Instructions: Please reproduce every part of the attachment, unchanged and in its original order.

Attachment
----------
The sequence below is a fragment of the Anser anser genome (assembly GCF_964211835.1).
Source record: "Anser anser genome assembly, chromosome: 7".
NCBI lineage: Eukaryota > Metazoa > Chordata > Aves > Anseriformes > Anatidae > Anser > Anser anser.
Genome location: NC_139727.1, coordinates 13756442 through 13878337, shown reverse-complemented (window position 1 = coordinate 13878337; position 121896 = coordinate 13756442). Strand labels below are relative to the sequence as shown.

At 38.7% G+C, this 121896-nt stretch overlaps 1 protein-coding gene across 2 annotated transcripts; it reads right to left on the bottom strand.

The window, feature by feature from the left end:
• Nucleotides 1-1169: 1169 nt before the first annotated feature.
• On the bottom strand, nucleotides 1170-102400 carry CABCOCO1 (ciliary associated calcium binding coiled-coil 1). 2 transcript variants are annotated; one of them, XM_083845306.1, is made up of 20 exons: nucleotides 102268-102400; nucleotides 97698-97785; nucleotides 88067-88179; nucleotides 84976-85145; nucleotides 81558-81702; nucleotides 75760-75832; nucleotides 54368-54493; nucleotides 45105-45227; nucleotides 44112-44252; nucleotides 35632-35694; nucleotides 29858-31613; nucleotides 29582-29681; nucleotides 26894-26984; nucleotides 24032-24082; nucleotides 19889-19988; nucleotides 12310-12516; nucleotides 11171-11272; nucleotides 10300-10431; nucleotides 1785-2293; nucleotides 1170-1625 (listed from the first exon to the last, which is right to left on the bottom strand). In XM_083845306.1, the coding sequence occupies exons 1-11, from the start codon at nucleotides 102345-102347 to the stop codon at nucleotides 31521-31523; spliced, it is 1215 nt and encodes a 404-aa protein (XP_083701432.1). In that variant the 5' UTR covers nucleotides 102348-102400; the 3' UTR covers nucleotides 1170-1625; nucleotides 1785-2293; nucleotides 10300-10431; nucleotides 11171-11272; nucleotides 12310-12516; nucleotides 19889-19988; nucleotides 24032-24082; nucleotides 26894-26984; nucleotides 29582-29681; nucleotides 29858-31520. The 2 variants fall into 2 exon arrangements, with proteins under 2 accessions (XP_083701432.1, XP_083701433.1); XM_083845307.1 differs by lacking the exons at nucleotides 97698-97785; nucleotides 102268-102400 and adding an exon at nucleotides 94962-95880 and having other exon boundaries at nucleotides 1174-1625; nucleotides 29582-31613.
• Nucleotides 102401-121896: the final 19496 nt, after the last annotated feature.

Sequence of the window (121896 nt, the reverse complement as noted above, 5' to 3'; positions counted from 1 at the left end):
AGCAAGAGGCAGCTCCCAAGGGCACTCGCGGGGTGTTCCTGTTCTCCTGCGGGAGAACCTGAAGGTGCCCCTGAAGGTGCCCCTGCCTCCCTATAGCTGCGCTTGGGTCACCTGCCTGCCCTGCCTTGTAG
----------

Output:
The sequence below is a fragment of the Anser anser genome (assembly GCF_964211835.1).
Source record: "Anser anser genome assembly, chromosome: 7".
NCBI lineage: Eukaryota > Metazoa > Chordata > Aves > Anseriformes > Anatidae > Anser > Anser anser.
Genome location: NC_139727.1, coordinates 13756442 through 13878337, shown reverse-complemented (window position 1 = coordinate 13878337; position 121896 = coordinate 13756442). Strand labels below are relative to the sequence as shown.

At 38.7% G+C, this 121896-nt stretch overlaps 1 protein-coding gene across 2 annotated transcripts; it reads right to left on the bottom strand.

The window, feature by feature from the left end:
• Nucleotides 1-1169: 1169 nt before the first annotated feature.
• On the bottom strand, nucleotides 1170-102400 carry CABCOCO1 (ciliary associated calcium binding coiled-coil 1). 2 transcript variants are annotated; one of them, XM_083845306.1, is made up of 20 exons: nucleotides 102268-102400; nucleotides 97698-97785; nucleotides 88067-88179; nucleotides 84976-85145; nucleotides 81558-81702; nucleotides 75760-75832; nucleotides 54368-54493; nucleotides 45105-45227; nucleotides 44112-44252; nucleotides 35632-35694; nucleotides 29858-31613; nucleotides 29582-29681; nucleotides 26894-26984; nucleotides 24032-24082; nucleotides 19889-19988; nucleotides 12310-12516; nucleotides 11171-11272; nucleotides 10300-10431; nucleotides 1785-2293; nucleotides 1170-1625 (listed from the first exon to the last, which is right to left on the bottom strand). In XM_083845306.1, the coding sequence occupies exons 1-11, from the start codon at nucleotides 102345-102347 to the stop codon at nucleotides 31521-31523; spliced, it is 1215 nt and encodes a 404-aa protein (XP_083701432.1). In that variant the 5' UTR covers nucleotides 102348-102400; the 3' UTR covers nucleotides 1170-1625; nucleotides 1785-2293; nucleotides 10300-10431; nucleotides 11171-11272; nucleotides 12310-12516; nucleotides 19889-19988; nucleotides 24032-24082; nucleotides 26894-26984; nucleotides 29582-29681; nucleotides 29858-31520. The 2 variants fall into 2 exon arrangements, with proteins under 2 accessions (XP_083701432.1, XP_083701433.1); XM_083845307.1 differs by lacking the exons at nucleotides 97698-97785; nucleotides 102268-102400 and adding an exon at nucleotides 94962-95880 and having other exon boundaries at nucleotides 1174-1625; nucleotides 29582-31613.
• Nucleotides 102401-121896: the final 19496 nt, after the last annotated feature.

Sequence of the window (121896 nt, the reverse complement as noted above, 5' to 3'; positions counted from 1 at the left end):
AGCAAGAGGCAGCTCCCAAGGGCACTCGCGGGGTGTTCCTGTTCTCCTGCGGGAGAACCTGAAGGTGCCCCTGAAGGTGCCCCTGCCTCCCTATAGCTGCGCTTGGGTCACCTGCCTGCCCTGCCTTGTAG